Established in 1986, Belgium-headquartered IBA Group develops, manufactures and supports medical devices for cancer treatment by proton beam therapy, cancer diagnosis and patient quality assurance.
With more than 25 years’ experience, the company is the market leader in proton therapy, having designed and equipped the majority of clinically operating centres around the world.
Unlike traditional radiotherapy that uses photons to irradiate and kill tumour cells, proton therapy is an advanced form of treatment using protons, which can more accurately target the tumour, leading to less side effects and a better quality of life during and after cancer treatment.
It is a focus on proton therapy that has driven the company’s growth in recent years.
In 2011, IBA Group underwent a significant reorganisation, selling non-core areas of the business such as the production of radiopharmaceuticals so it could focus on three key areas – with its ground-breaking proton-therapy at the centre.
“At the time, proton therapy was really showing signs of taking off and we decided that we needed to give that our full focus,” explains Chief Financial Officer Jean-Marc Bothy. “The move also allowed us to become a pure-play medtech business rather than splitting our focus between that and Radiopharmaceutical biotech.”
And the company is certainly seeing the impact of the restructure with operating profitability increasing from 3% before the move to 10.9% in 2015. There is also a positive outlook for future growth with proton therapy playing an increasingly significant role in the fight against cancer,
as Bothy explains.
“Proton therapy used to be an area of niche research and a very expensive way to treat cancer. It is now increasingly moving into the mainstream, and becoming a key part of the arsenal to fight cancer.”
In 2014, American Society for Radiation Oncology (ASTRO) published a recommendation for the use of proton therapy1, which alongside studies commissioned by the NHS in the UK and the Ministry of Health in the Netherlands, has really helped to accelerate the market.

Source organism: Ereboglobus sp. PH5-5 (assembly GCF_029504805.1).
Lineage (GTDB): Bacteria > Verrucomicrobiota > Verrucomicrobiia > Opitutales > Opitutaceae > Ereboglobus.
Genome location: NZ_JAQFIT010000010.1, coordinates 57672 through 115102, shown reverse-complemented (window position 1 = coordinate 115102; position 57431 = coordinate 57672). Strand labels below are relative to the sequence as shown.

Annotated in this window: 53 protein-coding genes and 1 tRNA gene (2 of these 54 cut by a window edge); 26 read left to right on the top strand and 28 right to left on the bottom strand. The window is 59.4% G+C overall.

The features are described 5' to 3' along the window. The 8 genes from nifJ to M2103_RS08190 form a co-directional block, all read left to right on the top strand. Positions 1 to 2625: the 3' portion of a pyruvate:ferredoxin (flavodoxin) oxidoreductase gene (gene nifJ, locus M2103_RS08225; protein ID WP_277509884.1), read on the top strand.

IBA Group’s market is very much global with customers in the US, Europe, China, Korea, Japan, India, Argentina and Taiwan amongst others, but those countries are at different stages of adoption.
“There is huge potential throughout the world but markets are moving at different rates,” explains Bothy. “The US, for example, is fairly advanced in its use of proton therapy. A lot of the major university hospitals have machines in place and we’re now speaking to the large community hospitals, which are interested in our recently developed Proteus ONE, which is a more affordable, compact solution.”
In other markets such as Europe much of the adoption is still driven by the state. In the Netherlands, for example, the Ministry for Health has granted four proton therapy licences and Universities have had to present their case to win the licence.
IBA has a clear set of criteria to help it identify potential customers and focuses on hospitals that have at least four radiotherapy machines, meaning they will have access to a significant number of patient that could benefit from proton therapy.
Beyond identifying potential customers, IBA’s route to market is different from country to country, depending on their particular demands, as Bothy explains.
“Japan is a very educated market in terms of radiotherapy and proton therapy, but it is also a very closed market. So, for Japan we use Toshiba as an exclusive agent, while in the US, Germany, Brazil, India, UK and Canada we have a general partnership with Philips who market our solutions on a non-exclusive base. In other markets around the world, we work with a mix of direct sales, agents and distributors.”
Even with the development of Proteus ONE, proton therapy machines remain a significant investment for IBA’s customers and one of its key challenges is putting the right financing structures in place.
“We work with a number of banks, including HSBC Belgium, to find bespoke solutions that allow our customers to make the investment in proton therapy,” says Bernard Dandoy, VP Treasury and Financing at IBA.
“HSBC’s global presence has certainly been of benefit to us in putting some of these financing solutions in place for our customers. On the one hand they have significant experience in project and export finance, while their extensive global customer base means they are often at both ends of the transaction.”
Dandoy cites the example of a Chinese customer that was also an HSBC client, so when that customer approached IBA for a financing solution, they were able to ask HSBC in China to contact the customer directly so that the best solution could be implemented.
“We have been a pioneer of proton therapy and strongly believe in it and the potential it has in markets throughout the world. Working with a global partner like HSBC, helps us to ensure that we can put the finance solutions in place to help our customers purchase the machines wherever in the world they might be,” concludes Bothy.
1. ASTRO Model Policies, Proton Beam Therapy (PBT), May 2014